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United States Department of Agriculture

Agricultural Research Service

Title: Carbon Storage and Cycling, Soil Microbiology, and Water Quality in Co2 Enriched Agro-Ecosystems

Authors
item Rogers Jr, Hugo
item Pritchard, Seth
item Prior, Stephen
item Torbert, Henry
item Schlesinger, William - DUKE UNIVERSITY
item Amthor, Jeffrey - OAK RIDGE NATIONAL LAB
item Stott, Diane

Submitted to: Department Of Energy Annual Report
Publication Type: Other
Publication Acceptance Date: September 3, 1998
Publication Date: September 3, 1998
Citation: Rogers, H.H., Prichard, S.G., Prior, S.A., Torbert, H.A., Schlesinger, W.H., Amthor, J.S., and Stott, D.E. 1998. Carbon storage and cycling, soil microbiology, and water quality in CO2-enriched agro-ecosystems. Environmental Sciences Division: Summaries of Research in FY 1997. U.S. Department of Energy.

Interpretive Summary: Work to date has shown that growth in elevated CO2 not only affects crop productivity directly by stimulating C dependent anabolic processes, but will indirectly alter agriculture through secondary effects on soil C and N cycling. Growth in elevated CO2 increased biomass returned to soil and altered residue quality in sorghum and soybean. N level of soybean leaves and stems and sorghum stems was reduced leading to increased C/N ratios and lignin concentrations (sorghum stems and soybean leaves only). Residue decomposition of sorghum and soybean in elevated CO2 was the same or less than ambient CO2, regardless of biomass increase, suggesting residue quality may be of overriding importance in controlling decomposition. Biomass quantity and quality, and resultant decomposition may correlate with amount of C transferred to soil from the atmosphere. Utilizing isotopic C techniques, it was observed for sorghum that the amount of new C entering the soil was greater in elevated CO2. For soybean, new C in organic matter was less in high CO2. Higher incorporation of new C into soil organic matter in sorghum compared to soybean may be explained by lower residue C/N ratios and higher CO2 efflux observed for soils where soybean was grown. Increases in biomass coupled with shifts in residue quality may have contributed to greater retention of N in organic pools under high CO2, resulting in reductions in groundwater nitrate level. Understanding of soil/plant and cycling in these systems is hindered by a lack of data on fundamental processes, including root losses due to mortality, rhizodeposition, and respiration. Root growth and development may prove to be of pivotal significance in C transfer from atmosphere to soil. The project provided some of the first in-depth growth and yield studies of carbon dioxide effects on plants in the field. Recently we have shown that growth in elevated CO2 not only increases total biomass returned to soil (roots + aboveground residue), but also alters residue quality which will ultimately determine the amount of carbon transferred to the soil from the atmosphere. Extensions of this work have shown improvement of groundwater quality, and shifts in soil microbiology in carbon dioxide-enriched agricultural ecosystems. Furthermore, we have shown that changes in soil characteristics caused by altered above and below-ground plant growth will likely be crop species dependent, and will also depend on residue management practices.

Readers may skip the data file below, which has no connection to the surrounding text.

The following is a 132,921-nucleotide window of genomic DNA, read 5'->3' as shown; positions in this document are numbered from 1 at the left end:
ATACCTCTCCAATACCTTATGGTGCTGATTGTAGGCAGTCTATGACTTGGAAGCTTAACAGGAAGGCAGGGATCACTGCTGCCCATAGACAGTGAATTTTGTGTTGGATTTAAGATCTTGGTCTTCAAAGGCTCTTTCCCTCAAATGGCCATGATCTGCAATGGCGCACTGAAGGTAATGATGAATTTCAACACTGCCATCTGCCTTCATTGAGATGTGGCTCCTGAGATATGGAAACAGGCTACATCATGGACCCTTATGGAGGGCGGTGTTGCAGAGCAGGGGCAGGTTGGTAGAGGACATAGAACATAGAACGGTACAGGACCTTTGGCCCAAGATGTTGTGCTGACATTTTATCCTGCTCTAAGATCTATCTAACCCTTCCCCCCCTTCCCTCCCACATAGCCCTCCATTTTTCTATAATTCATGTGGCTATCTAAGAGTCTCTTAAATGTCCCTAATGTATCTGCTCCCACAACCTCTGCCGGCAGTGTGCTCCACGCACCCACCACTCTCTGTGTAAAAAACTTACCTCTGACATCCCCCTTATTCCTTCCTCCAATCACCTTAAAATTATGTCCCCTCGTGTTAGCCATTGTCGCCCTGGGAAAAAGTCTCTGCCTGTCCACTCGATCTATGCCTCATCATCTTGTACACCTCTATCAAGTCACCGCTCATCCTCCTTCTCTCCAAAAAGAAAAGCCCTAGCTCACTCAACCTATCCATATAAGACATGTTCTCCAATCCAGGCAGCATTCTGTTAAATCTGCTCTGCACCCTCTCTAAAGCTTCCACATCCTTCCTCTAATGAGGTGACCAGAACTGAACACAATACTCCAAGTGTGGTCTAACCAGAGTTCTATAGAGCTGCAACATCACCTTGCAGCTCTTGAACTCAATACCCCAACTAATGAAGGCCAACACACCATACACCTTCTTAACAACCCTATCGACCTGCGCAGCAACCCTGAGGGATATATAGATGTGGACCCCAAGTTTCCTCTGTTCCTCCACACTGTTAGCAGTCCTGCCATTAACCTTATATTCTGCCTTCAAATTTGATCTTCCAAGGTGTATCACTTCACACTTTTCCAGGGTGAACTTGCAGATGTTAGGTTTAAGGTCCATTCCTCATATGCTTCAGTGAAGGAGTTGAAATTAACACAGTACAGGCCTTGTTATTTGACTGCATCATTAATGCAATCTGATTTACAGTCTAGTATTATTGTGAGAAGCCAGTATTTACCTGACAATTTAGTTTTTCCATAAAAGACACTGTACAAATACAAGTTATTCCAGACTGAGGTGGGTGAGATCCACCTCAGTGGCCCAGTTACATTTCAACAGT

Technical Abstract: Work to date has shown that growth in elevated CO2 not only affects crop productivity directly by stimulating C dependent anabolic processes, but will indirectly alter agriculture through secondary effects on soil C and N cycling. Growth in elevated CO2 increased biomass returned to soil and altered residue quality in sorghum and soybean. N level of soybean leaves and stems and sorghum stems was reduced leading to increased C/N ratios and lignin concentrations (sorghum stems and soybean leaves only). Residue decomposition of sorghum and soybean in elevated CO2 was the same or less than ambient CO2, regardless of biomass increase, suggesting residue quality may be of overriding importance in controlling decomposition. Biomass quantity and quality, and resultant decomposition may correlate with amount of C transferred to soil from the atmosphere. Utilizing isotopic C techniques, it was observed for sorghum that the amount of new C entering the soil was greater in elevated CO2. For soybean, new C in organic matter was less in high CO2. Higher incorporation of new C into soil organic matter in sorghum compared to soybean may be explained by lower residue C/N ratios and higher CO2 efflux observed for soils where soybean was grown. Increases in biomass coupled with shifts in residue quality may have contributed to greater retention of N in organic pools under high CO2, resulting in reductions in groundwater nitrate level. Understanding of soil/plant and cycling in these systems is hindered by a lack of data on fundamental processes, including root losses due to mortality, rhizodeposition, and respiration. Root growth and development may prove to be of pivotal significance in C transfer from atmosphere to soil.

Last Modified: 4/24/2014